You see whether you are single or in a relationship, you will need to learn how to do this for yourself. When you bring another person into the mix, if you don’t know who you are and what triggers you and how to manage this, it will cause dysfunction between you and your partner. Effective communication starts with knowing yourself and knowing how you manage yourself first. You cannot change another person but you can make the changes necessary about yourself to have a better connection with someone.

3. Direction

  • Are you the victim or a survivor?
  • How determined are you to get what you want from life?
  • Are you willing to make the changes necessary?

Making the changes does not mean that you have to change who you are. It means to change your behaviour towards yourself. So if you feel like a victim, you will perpetuate negative thinking and ‘enjoy’ being in this state of mind which will lead to depression. Alternatively, you can FEEL your thoughts and look at ways to make yourself feel better about the way you’re feeling. 

Developing meaningful connections to help cope with being alone

Psychologists, Roy Baumeister and Mark Leary (1995) argue that the need to belong is a fundamental human need to form. Maintaining at least a minimum amount of lasting, positive and significant interpersonal relationships.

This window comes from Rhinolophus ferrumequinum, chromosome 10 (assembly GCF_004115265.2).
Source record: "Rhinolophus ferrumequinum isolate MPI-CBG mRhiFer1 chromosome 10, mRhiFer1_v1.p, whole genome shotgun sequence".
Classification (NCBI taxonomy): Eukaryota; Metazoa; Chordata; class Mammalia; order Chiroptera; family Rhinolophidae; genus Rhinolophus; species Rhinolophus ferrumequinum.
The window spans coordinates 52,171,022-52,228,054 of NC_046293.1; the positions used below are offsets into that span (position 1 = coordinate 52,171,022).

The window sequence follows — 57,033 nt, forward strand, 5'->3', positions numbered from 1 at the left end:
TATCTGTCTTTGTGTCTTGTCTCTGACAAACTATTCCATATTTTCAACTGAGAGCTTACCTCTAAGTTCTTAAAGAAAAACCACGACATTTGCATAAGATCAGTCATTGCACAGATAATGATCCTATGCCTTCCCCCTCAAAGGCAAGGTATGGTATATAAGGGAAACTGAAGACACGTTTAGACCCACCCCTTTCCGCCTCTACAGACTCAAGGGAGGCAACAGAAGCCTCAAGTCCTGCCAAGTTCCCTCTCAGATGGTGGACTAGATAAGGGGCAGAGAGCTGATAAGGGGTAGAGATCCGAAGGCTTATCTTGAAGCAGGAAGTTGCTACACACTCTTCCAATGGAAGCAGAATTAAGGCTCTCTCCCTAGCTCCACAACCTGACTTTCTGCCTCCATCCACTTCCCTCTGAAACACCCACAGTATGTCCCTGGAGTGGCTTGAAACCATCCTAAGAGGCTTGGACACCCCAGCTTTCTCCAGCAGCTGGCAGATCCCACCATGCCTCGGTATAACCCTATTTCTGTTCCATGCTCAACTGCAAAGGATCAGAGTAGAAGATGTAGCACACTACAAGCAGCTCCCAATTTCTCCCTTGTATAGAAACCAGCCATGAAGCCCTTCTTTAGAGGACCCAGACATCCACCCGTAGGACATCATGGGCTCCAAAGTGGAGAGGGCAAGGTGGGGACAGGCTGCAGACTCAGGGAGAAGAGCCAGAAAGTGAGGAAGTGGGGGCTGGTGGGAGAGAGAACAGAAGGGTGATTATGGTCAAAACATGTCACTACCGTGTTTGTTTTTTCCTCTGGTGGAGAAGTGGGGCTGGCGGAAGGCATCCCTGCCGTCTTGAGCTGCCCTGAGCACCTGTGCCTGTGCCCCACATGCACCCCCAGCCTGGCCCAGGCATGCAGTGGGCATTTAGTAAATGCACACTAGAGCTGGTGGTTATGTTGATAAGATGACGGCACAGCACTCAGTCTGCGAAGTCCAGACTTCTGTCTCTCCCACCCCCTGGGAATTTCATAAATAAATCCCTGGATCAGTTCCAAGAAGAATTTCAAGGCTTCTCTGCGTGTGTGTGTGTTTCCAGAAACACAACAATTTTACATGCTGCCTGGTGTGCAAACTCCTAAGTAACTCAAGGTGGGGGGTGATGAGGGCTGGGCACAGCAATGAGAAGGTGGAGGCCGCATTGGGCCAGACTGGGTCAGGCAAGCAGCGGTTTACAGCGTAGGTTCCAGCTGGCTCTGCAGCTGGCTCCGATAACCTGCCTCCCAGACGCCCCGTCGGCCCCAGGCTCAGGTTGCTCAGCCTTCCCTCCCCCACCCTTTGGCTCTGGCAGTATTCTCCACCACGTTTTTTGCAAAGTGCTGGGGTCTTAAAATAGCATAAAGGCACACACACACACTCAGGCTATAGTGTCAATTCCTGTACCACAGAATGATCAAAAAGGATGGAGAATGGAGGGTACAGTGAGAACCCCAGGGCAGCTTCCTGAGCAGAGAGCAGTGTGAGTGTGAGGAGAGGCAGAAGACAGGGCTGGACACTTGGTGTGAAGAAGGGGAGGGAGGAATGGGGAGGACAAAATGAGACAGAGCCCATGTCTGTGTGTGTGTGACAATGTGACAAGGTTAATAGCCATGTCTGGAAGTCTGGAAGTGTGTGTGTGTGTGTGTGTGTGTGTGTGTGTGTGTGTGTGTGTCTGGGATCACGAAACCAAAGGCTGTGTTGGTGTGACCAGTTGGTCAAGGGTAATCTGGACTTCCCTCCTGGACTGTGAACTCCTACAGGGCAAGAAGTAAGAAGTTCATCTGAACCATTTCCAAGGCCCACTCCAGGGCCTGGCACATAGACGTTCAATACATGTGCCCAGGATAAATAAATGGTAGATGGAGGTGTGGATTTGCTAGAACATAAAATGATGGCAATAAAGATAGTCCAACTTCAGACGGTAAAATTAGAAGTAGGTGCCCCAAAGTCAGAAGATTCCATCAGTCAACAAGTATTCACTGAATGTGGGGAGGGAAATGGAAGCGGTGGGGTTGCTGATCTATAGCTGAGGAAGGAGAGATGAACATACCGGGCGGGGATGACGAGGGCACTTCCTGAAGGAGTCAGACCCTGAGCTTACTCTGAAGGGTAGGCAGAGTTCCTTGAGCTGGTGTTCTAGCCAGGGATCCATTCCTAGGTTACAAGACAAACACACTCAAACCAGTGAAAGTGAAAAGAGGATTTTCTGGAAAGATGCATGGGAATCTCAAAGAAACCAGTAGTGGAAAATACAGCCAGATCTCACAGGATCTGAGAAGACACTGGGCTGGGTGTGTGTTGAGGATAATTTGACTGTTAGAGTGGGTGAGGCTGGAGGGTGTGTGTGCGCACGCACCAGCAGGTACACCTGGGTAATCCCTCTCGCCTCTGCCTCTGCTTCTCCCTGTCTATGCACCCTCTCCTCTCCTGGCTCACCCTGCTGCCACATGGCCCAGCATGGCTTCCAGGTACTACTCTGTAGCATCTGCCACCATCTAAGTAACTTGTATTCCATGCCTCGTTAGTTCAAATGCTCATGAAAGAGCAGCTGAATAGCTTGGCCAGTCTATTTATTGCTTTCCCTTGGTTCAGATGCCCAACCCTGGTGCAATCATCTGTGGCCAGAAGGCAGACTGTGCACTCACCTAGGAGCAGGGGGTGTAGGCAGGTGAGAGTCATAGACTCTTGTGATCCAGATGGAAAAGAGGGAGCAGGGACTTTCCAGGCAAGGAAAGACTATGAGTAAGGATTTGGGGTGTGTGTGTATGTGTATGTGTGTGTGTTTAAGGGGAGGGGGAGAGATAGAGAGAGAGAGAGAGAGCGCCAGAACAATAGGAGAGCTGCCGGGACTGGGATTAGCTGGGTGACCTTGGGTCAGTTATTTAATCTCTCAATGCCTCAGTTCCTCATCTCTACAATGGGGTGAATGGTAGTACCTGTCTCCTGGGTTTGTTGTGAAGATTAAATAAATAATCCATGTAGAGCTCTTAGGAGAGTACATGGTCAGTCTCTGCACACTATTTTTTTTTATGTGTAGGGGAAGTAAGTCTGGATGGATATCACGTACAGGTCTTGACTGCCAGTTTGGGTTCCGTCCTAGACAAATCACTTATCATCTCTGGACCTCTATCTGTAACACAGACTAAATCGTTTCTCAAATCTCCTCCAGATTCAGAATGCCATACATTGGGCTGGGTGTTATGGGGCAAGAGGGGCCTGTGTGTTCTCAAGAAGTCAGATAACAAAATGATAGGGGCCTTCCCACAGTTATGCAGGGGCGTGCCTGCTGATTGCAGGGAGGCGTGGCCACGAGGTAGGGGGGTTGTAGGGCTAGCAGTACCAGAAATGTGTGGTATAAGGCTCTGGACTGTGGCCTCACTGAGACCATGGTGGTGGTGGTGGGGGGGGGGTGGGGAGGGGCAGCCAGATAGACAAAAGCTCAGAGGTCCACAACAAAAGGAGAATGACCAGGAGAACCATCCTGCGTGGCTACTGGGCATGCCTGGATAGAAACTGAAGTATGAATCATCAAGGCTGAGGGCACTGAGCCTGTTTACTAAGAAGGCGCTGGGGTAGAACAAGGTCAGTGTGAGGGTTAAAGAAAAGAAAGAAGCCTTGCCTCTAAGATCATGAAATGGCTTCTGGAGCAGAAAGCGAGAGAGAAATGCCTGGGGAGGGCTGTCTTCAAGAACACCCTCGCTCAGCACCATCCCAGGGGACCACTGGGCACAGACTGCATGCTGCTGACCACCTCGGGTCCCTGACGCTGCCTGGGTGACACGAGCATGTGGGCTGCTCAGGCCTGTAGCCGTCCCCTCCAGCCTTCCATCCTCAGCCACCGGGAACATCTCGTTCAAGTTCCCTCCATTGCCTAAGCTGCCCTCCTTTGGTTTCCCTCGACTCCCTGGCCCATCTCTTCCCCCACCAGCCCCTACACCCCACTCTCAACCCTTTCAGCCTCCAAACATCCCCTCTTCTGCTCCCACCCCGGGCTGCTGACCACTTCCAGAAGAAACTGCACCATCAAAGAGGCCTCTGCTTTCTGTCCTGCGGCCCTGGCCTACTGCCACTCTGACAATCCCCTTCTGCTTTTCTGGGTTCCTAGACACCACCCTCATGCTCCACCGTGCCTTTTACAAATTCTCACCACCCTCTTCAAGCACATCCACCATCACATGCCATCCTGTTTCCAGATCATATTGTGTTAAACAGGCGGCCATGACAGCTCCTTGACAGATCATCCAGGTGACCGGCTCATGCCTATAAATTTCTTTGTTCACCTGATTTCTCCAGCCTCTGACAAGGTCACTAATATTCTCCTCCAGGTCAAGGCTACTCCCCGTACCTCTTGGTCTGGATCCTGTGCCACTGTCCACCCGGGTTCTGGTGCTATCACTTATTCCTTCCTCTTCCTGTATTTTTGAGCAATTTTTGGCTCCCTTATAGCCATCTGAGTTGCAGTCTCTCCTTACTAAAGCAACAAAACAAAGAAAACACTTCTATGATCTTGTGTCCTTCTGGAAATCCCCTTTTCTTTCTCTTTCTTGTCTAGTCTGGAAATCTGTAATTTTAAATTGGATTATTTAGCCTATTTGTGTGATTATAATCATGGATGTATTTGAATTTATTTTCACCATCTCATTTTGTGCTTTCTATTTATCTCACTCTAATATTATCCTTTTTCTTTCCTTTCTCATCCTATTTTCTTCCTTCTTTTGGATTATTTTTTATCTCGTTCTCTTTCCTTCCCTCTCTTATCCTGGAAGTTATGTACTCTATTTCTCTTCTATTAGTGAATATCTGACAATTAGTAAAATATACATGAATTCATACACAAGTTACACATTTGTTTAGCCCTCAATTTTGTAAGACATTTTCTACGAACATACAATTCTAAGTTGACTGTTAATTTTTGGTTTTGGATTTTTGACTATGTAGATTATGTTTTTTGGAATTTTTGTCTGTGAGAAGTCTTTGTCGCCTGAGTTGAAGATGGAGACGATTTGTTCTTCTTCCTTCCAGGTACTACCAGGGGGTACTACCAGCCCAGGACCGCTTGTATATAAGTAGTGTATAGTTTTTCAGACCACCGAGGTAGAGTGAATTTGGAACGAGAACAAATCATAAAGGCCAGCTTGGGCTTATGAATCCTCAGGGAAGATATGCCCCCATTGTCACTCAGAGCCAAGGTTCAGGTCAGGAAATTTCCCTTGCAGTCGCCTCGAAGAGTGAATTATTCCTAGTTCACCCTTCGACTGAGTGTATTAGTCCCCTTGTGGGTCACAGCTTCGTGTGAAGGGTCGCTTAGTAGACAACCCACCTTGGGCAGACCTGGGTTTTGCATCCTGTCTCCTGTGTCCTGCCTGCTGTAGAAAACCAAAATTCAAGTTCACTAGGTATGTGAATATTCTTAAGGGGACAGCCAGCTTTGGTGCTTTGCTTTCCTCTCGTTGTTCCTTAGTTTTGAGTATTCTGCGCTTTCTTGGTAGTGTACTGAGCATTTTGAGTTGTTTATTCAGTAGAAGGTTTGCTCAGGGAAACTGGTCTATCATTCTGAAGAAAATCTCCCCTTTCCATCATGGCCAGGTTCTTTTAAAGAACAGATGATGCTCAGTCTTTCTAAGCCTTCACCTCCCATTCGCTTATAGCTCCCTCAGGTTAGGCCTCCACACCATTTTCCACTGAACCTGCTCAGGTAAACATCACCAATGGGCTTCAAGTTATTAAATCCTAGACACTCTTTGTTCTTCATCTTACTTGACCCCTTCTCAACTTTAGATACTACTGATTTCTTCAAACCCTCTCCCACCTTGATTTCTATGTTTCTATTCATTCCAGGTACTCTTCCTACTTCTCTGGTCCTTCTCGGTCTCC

Satisfying this need requires (a) frequent, positive interactions with the same individuals. And (b) engaging in these interactions within a framework of long-term, stable care and concern.

Developing your existing relationships

So if you feel as though your life would be better if you were in a relationship, you’re not wrong. However, if you apply the above to friendships and familial relationships, you could actually have what you’ve been looking for.

Wanting to be in a romantic relationship is also not wrong. You just need to understand yourself a little better. Understand your self-identity and build your self-esteem.

Learn to create meaningful connections with those who are already available to you first. Remember not to expect a relationship to fix your problems, you have to do that for yourself.

This post forms just a small part of the challenges people face when feeling lonely. Within my Clarity to Confidence programme, we delve deeper into the issues you personally face to help you manage anxiety better.

Puja K McClymont | Certified Life Coach in London and NLP Practitioner